1200 Matching Annotations
  1. Sep 2017
    1. the LMS is the minivan of education. Everyone has them and needs them, but there’s a certain shame having one in the driveway.

    1. The manager then starts writing a request for proposals. This process often starts with an email asking other campus-technology officers to share their own versions. After getting three or four of them, sometimes from wildly different types of colleges with wildly different needs, the manager may start cutting and pasting together bits from the various documents. There is a lot of pasting, but not so much cutting. Lists of requirements are added together, and then added to based on whatever the selection committee comes up with.

    2. Learning-management systems, like any product, evolve because of a kind of natural selection — or unnatural selection, in this case.

    1. Tsugi is a multi-tenant scalable LTI library and tool hosting environment. It is intended to make it more tractable to implement the Application Store that we will need for the Next Generation Digital Learning Environment.

    1. A Flexible, Interoperable Digital Learning Platform: Are We There Yet? Posted on May 28, 2017 Categories:Ed Tech, Interoperability, Learning Apps, LMS & Learning Platforms Tags:IMS, IMS Caliper, Learning Platform, LMOS, LTI, NGDLE By Michael FeldsteinIn 2005, some colleagues and I had been tasked with identifying a single LMS that could serve the needs of all 64 campuses of the State University of New York—from Adirondack Community College to SUNY Stony Brook to the two medical schools. We came to the conclusion that no single LMS at the time could meet such diverse needs. We proposed instead that SUNY should build a modular system from which each campus, and indeed each educator, could create their own fit-for-purpose digital learning environment. We called this idea the Learning Management Operating System, or LMOS.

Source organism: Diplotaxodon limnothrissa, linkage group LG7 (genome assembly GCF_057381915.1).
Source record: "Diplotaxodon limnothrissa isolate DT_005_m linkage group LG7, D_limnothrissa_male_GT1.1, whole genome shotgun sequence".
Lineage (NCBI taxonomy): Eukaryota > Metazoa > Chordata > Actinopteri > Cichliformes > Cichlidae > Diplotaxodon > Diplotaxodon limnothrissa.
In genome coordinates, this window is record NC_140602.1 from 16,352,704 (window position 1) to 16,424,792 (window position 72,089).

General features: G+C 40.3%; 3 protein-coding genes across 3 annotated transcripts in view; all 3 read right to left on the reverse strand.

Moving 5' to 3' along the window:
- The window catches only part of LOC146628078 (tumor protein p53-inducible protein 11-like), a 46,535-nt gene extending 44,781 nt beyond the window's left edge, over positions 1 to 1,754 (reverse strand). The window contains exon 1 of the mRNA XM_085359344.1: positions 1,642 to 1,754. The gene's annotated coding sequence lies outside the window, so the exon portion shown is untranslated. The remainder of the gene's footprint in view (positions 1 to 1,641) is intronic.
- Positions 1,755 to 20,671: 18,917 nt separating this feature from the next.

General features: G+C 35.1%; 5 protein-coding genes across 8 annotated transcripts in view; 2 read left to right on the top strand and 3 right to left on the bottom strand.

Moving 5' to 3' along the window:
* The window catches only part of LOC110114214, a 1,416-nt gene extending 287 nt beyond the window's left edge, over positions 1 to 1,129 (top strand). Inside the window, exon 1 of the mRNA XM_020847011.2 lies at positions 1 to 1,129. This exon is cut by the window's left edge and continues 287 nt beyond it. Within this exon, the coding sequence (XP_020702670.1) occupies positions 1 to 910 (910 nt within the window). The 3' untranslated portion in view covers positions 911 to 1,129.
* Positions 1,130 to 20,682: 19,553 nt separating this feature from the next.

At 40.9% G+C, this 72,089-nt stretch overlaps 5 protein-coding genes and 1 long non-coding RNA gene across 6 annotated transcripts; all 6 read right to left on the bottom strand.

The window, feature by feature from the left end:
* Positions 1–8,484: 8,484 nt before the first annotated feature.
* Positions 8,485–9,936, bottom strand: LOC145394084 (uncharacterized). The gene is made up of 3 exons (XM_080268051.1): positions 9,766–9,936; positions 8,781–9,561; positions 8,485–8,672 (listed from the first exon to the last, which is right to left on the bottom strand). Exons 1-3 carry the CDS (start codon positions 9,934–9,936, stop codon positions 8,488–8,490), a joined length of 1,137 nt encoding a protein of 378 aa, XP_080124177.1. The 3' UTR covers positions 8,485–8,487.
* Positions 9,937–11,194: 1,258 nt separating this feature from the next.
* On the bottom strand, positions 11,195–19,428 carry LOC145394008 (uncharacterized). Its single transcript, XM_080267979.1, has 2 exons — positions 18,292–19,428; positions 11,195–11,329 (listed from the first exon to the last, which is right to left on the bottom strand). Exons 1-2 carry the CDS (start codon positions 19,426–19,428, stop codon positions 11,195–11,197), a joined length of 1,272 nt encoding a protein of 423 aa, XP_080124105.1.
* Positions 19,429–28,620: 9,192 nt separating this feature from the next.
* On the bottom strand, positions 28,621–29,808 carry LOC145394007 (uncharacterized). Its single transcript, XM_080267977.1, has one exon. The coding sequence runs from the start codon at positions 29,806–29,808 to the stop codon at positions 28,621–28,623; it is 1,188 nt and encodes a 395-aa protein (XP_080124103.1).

1. Next Generation Digital Learning Environment (NGDLE) As mentioned in the Medium blog, the setup for the commons was described as going in the direction described by the EDUCAUSE NGDLE report. One thing North Carolina is doing is turning the typical LMS-driven procurement approach on its head. When I asked Rascoff how the apps would be pulled together, he said that the primary plan was to set up all accepted apps with Single Sign On (SSO) capabilities. Rascoff described that since the LMS is not where learning occurs for the most part, his team is leaving that decision up to the campuses and focusing their efforts on the learning apps.

    1. Just about every school in the US and Canada, and many across the world, has an LMS, and every LMS has a grade book. While the degree to which faculty utilize it varies greatly, it is typically one of the most utilized tools, at least for the basic purposes of communicating grades to students and the registrar. In fact, many schools require faculty to enter grades in the LMS grade book.